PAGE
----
During July 2010, Hermanus Philippus Steyn (Mr Steyn) obtained an arbitration award against the Tanzanian Government. In May 2011, this award was declared a decree by the High Court of Tanzania and became enforceable as such (the 2011 decision). 

During July 2012, the parties concluded a settlement agreement in terms of which it was agreed that the Tanzanian Government would pay Mr Steyn a reduced sum of US$30 million. The settlement agreement was made an order of the High Court of Tanzania by agreement between the parties (the Consent Order). 
During 2018, the Tanzanian Government applied to the High Court of Tanzania for a review of the 2011 decision on the basis that the arbitration award was "fraught with errors" and should be reconsidered. The application was struck from the roll, with the court finding that the arbitration ruling was "non-existent as it was overtaken by events".

In 2019, Mr Steyn obtained an ex parte order before the High Court of South Africa in terms of which an aircraft of the Tanzanian Government was attached in order to confirm, alternatively to found, jurisdiction in order to seek the recognition and enforcement of the arbitration award in terms of the International Arbitration Act, 15 of 2007 (the IA Act). 

In this case, the Tanzanian Government sought a reconsideration and setting aside of this order on the basis that, inter alia, there was no arbitration award that was capable of recognition and enforcement under the IA Act.

Mr Steyn submitted that clause 6 of the settlement agreement, which provided for the "immediate enforcement of the Consent Order", entitled him to enforce the arbitration award in the event of the Tanzanian Government's breach of the settlement agreement.

The Tanzanian Government argued that, following the Consent Order, the arbitration award ceased to exist, given that it was granted after the arbitration award was made an order of court. 

The court found that the literal and plain interpretation of clause 6 of the settlement agreement was that, once there was a breach of the terms of the settlement agreement, Mr Steyn would be entitled to immediately enforce the Consent Order and not the settlement agreement or arbitration award. 

The Court concluded that, once a settlement agreement is filed in court for the compromise of an award, it means that the award that existed before the settlement agreement is abandoned and is no longer binding on the parties. Consequently, according to Twala J, the arbitration award essentially "ceased to exist" in May 2011 when it was made an order of the Tanzanian Court.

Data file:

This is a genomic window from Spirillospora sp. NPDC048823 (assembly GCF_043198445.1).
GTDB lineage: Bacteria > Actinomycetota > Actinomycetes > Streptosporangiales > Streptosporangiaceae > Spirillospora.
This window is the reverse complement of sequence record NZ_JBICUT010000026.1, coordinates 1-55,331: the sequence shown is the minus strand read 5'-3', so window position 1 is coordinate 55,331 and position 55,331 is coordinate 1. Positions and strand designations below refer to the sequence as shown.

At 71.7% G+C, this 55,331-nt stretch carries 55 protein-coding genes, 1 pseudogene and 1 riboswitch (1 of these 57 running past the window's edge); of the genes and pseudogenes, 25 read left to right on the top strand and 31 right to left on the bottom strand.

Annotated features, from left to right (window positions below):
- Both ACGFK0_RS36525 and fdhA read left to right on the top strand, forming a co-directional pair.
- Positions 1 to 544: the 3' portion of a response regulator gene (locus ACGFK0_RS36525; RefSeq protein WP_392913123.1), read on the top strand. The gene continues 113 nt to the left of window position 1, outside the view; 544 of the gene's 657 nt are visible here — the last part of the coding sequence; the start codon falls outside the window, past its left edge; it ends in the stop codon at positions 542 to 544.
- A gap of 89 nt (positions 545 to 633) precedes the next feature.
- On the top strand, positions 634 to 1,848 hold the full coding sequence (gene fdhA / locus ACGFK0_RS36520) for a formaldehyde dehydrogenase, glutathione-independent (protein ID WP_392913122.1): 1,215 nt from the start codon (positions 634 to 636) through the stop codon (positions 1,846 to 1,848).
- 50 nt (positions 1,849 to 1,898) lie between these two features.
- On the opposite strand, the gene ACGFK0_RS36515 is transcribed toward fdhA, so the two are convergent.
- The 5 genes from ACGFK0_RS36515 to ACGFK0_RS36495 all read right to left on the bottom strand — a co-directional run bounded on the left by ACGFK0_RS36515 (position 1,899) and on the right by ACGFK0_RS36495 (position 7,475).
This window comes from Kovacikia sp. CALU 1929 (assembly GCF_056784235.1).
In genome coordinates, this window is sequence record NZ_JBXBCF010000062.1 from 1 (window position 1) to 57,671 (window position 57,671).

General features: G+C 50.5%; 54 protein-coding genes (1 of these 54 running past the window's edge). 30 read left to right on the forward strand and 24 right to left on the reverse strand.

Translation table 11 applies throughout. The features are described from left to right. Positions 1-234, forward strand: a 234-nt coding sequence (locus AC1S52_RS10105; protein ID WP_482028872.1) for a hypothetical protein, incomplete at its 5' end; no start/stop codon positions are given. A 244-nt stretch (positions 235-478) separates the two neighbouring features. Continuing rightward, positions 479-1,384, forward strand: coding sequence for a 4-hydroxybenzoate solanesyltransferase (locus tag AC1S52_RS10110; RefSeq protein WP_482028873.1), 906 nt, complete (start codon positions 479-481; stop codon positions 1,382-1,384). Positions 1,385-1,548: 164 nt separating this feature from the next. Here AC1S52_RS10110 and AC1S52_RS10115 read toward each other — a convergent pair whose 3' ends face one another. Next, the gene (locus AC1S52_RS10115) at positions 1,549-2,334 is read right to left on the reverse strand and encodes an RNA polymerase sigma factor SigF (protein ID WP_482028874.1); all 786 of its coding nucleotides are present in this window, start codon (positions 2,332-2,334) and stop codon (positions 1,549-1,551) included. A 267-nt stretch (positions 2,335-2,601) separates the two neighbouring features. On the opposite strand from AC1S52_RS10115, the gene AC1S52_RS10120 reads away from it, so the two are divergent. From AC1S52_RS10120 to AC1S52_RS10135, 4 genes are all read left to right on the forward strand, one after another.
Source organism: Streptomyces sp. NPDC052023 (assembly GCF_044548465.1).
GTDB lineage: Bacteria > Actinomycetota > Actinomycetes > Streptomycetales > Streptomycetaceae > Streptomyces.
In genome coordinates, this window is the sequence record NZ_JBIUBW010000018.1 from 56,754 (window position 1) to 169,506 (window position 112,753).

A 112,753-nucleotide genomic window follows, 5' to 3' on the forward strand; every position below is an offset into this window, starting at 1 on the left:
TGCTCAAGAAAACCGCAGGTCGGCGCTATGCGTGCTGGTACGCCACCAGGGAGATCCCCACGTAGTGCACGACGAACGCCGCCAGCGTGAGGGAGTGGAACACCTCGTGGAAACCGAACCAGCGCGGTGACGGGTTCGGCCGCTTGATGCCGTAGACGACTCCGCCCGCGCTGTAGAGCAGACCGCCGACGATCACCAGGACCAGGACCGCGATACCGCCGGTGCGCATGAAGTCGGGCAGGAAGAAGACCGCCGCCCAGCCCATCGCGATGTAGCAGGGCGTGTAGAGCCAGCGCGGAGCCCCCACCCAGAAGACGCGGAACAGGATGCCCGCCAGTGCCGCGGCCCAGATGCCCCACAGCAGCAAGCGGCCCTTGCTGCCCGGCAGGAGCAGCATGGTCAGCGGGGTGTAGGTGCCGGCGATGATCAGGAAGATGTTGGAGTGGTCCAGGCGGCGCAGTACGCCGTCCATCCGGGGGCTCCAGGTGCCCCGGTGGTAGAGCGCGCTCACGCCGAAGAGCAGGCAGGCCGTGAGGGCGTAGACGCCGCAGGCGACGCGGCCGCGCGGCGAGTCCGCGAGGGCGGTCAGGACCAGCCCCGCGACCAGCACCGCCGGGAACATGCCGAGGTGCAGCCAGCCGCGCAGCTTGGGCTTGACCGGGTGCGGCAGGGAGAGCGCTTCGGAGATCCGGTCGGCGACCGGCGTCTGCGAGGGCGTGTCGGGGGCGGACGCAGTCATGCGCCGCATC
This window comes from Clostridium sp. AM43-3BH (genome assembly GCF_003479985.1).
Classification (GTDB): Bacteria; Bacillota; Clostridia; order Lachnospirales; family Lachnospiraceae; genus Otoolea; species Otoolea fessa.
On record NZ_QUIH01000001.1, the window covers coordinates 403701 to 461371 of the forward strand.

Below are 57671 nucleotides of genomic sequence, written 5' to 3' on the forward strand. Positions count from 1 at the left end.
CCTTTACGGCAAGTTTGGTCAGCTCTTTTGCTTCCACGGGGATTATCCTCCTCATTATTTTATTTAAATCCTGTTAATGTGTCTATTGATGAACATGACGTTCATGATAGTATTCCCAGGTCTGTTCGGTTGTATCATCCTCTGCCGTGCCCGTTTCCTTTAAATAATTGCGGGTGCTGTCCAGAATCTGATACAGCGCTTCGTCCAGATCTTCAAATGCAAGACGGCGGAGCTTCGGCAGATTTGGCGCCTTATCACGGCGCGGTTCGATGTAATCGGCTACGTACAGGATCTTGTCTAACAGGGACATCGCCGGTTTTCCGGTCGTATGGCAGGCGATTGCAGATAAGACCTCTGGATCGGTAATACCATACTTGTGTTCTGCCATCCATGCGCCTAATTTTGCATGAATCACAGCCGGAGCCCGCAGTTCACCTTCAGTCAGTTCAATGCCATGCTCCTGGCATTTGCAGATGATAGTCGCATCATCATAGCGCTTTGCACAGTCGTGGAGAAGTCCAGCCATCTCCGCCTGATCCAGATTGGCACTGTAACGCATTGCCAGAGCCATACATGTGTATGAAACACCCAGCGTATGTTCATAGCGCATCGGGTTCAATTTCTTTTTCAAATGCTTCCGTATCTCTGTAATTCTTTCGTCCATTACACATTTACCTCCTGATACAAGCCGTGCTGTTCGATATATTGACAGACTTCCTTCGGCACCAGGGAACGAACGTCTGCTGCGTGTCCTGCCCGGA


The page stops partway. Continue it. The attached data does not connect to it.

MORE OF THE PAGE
As a result, the court found that Mr Steyn did not have an arbitration award that required recognition and enforcement and that the court did not have jurisdiction to attach the property of the Tanzanian Government to found jurisdiction on the basis of an order of a foreign court. The 2019 order was thus set aside, with Mr Steyn ordered to pay the costs of the application.  

The judgment is limited in the sense that it focuses solely on the court's assessment of the Consent Order and the settlement agreement, but fails to provide any information as to the basis on which the South African Court was approached or any details in respect of South Africa's obligations vis a vis the Consent Order and settlement agreement granted under Tanzanian law. In that sense, our analysis is limited to the judgment, which has faced criticism on the basis of Twala J's finding that the arbitration agreement "ceased to exist" when it was made an order of court. 

Section 3 of the IA Act provides that one of the objects is to "facilitate the recognition and enforcement of certain arbitration agreements and arbitral awards". This is given effect to in section 16 which dictates that "foreign arbitral award must be recognised and enforced in the Republic as required by the Convention [being the Convention on the Recognition and Enforcement of Foreign Arbitral Awards of 1958]" and that "a foreign arbitral award is binding between the parties to that foreign arbitral award, and may be relied upon by those parties by way of defence, set-off or otherwise in any legal proceedings". 

Consequently, Twala J's finding seems to be at odds with the object and purport of the IA Act, and indeed the mandatory enforcement provisions contained in the IA Act. We do not, however, interpret the finding to mean that all arbitration awards cease to exist once they are recognised in a foreign jurisdiction. Rather, the court seemed to reach this conclusion based on the interpretation of a very specific term in the settlement agreement. It is doubtful the court would have reached the same conclusion absent the provisions of clause 6 of the settlement agreement. 

Linked to this, legal practitioners should also take note of the court's finding that, once the settlement agreement was made an order of court, the arbitration award became no longer binding on the parties. The court made this finding largely on the basis that clause 6 of the settlement agreement made express provision for the "enforcement of the Consent Order", and not the arbitration award. Settlement agreements should be clear and concise in all respects in order to avoid any uncertainty regarding their application and enforcement, and parties should be clear upfront on the remedies and recourse available to them in the event of a default.

It is understood that Mr Steyn will appeal the judgment, and we await the decision of the appeal court with interest.

This article was first published as a Q&A on Lexis®PSL Arbitration on 16 October 2019.

By Jackie Lafleur, Senior Associate, Dispute Resolution, Johannesburg and Rebecca Browning, Professional Support Lawyer, Munich.

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